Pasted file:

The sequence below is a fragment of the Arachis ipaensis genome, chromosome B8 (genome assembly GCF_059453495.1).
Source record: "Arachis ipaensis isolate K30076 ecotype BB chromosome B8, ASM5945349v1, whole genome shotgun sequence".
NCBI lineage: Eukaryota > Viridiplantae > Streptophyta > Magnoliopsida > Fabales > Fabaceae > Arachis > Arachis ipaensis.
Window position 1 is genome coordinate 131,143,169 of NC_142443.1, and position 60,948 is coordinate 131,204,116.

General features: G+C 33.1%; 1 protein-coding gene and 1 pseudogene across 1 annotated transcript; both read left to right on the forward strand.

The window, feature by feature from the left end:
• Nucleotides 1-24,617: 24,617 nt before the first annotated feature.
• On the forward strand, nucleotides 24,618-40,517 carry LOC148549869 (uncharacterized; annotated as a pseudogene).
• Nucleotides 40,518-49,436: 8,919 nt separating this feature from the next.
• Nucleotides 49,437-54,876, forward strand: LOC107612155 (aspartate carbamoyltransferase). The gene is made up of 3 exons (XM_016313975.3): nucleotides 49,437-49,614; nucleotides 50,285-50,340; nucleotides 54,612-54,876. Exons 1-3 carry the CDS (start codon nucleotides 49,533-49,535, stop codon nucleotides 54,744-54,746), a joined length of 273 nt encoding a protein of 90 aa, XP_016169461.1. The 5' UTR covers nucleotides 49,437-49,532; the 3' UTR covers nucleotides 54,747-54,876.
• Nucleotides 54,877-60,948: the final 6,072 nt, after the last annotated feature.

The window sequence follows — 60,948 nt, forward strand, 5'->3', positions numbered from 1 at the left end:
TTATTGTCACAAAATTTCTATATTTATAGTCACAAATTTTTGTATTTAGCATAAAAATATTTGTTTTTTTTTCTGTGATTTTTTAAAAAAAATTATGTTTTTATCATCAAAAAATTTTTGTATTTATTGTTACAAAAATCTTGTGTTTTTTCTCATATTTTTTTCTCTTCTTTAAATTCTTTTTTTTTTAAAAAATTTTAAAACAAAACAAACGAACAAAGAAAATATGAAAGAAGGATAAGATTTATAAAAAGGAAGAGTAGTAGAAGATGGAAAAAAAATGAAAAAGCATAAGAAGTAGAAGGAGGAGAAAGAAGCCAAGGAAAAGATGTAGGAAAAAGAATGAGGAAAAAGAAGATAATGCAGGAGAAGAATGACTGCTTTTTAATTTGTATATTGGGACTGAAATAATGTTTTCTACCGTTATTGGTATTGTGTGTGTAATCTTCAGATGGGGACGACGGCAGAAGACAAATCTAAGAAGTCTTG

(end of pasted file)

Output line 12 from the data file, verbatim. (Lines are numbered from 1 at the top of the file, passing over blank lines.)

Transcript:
The window sequence follows — 60,948 nt, forward strand, 5'->3', positions numbered from 1 at the left end: